After a few days, the same officer came with an entourage and arrested us all. We were taken to the prison at Daniłowiczowska Street. We were detained, interrogated, sometimes threatened, and on that occasion I was even physically abused, having been hit by officer Bonifer. Being allegedly of German origin – although it was not true for everyone – we were pressurized into signing a declaration of loyalty, and then it was demanded from me that I agree to being appointed commissioner of the Evangelical Church on behalf of the German authorities, in light of the fact that the bishop had been arrested. When I refused, I was threatened that my entire family would be deported. I was also separated from the other priests, who were kept in a collective cell, while I was placed in a single cell and punished by starvation: for the first three days, I was not given any food at all and I was told that I would remain in this cell until I signed the declaration. In the meantime, German priests had arrived at the parish and an operation was launched of convincing and forcing people to sign the Volksdeutsche list. This had continued until the end of 1939. Then, Father Loth, the then provost, was released due to his old age and illness. He was over 70. We, in our turn, were moved to the Pawiak prison, and then we were transferred to Oranienburg, from where some since returned, but some only after the war – those who were still alive.

Presiding judge: Did a lot of priests die in the prison and the Oranienburg camp?

Witness: Overall, out of one hundred prisoners, 60 survived. In 1940, the General Government in Kraków issued an order stipulating that the authorities of the Evangelical Church were to be dismissed, the Church’s legal personality revoked, and the church assets transferred to the newly-established German parishes. Consequently, not a single Evangelical church had remained which could be used by Polish Evangelicals, and across the country, masses in Polish were allowed, or rather tolerated, at five locations only. Officially, the Church did not exist, nor did any Church authorities, and additionally, it was repeated on multiple occasions that this was just a transition period, until the end of the war, because after the war there would be no trace of the Polish Evangelical Church.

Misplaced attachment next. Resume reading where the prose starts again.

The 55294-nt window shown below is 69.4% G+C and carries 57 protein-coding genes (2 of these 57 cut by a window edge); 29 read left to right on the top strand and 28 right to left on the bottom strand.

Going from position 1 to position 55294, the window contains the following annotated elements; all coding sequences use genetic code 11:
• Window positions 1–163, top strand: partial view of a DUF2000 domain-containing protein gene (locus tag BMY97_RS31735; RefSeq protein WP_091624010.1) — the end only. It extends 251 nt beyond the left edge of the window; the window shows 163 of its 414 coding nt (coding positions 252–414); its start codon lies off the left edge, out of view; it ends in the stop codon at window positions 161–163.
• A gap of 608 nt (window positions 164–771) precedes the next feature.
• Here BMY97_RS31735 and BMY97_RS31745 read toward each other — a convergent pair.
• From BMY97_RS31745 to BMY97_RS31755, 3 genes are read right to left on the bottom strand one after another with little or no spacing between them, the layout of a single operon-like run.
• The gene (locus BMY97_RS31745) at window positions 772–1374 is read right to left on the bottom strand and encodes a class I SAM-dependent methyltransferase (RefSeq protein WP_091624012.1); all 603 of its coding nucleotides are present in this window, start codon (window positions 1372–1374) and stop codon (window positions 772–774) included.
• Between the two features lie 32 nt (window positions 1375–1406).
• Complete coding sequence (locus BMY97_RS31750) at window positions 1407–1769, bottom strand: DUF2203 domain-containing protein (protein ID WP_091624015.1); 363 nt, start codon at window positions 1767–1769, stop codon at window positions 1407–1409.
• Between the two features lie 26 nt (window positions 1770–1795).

Presiding judge: Aside from the church and the church fittings, did the Evangelical Church oversee any charitable institutions, shelters, etc., and what happened to them?

Witness: Yes, it did, but all of them were taken over and confiscated, bar in Warsaw: the city had numerous care facilities, and the two smallest ones were left for the Poles to use, while the others were given to the Germans. In the countryside, all such facilities were taken over and liquidated. Just like in Warsaw, the country priests were all arrested, the majority of them deported to camps. Receiving the worst treatment were the priests in the former Prussian Partition, in Pomerania, in the Poznań area, and in Silesia.

Presiding judge: What happened to Bishop Bursche?

Witness: He was arrested at the very beginning in Lublin. Then, he was transferred to a prison in Radom. After that, he was moved to Oranienburg. There, he was kept in a separate bunker, isolated, and that is where I accidentally caught a glimpse of him twice and where he died in circumstances unknown to us.

Presiding judge: Reportedly, he was beaten to death.

Witness: I heard about it from my comrades who survived the camp, but they were referring not to him but to his brother, a professor of theology. He wore a long beard which set the Gestapo men off and when he was brought in they beat him up terribly. He was tortured, he had holes in his head, they pulled his beard, and when he was changing into his prison uniform, they put him through some “sport” in that they locked him in a narrow wardrobe and ordered other prisoners to roll it over, and he was rattling around inside. He came out bruised and battered. Then, after some six weeks, he was transferred from Oranienburg to Mauthausen. There, because he was walking tall, he was beaten to death.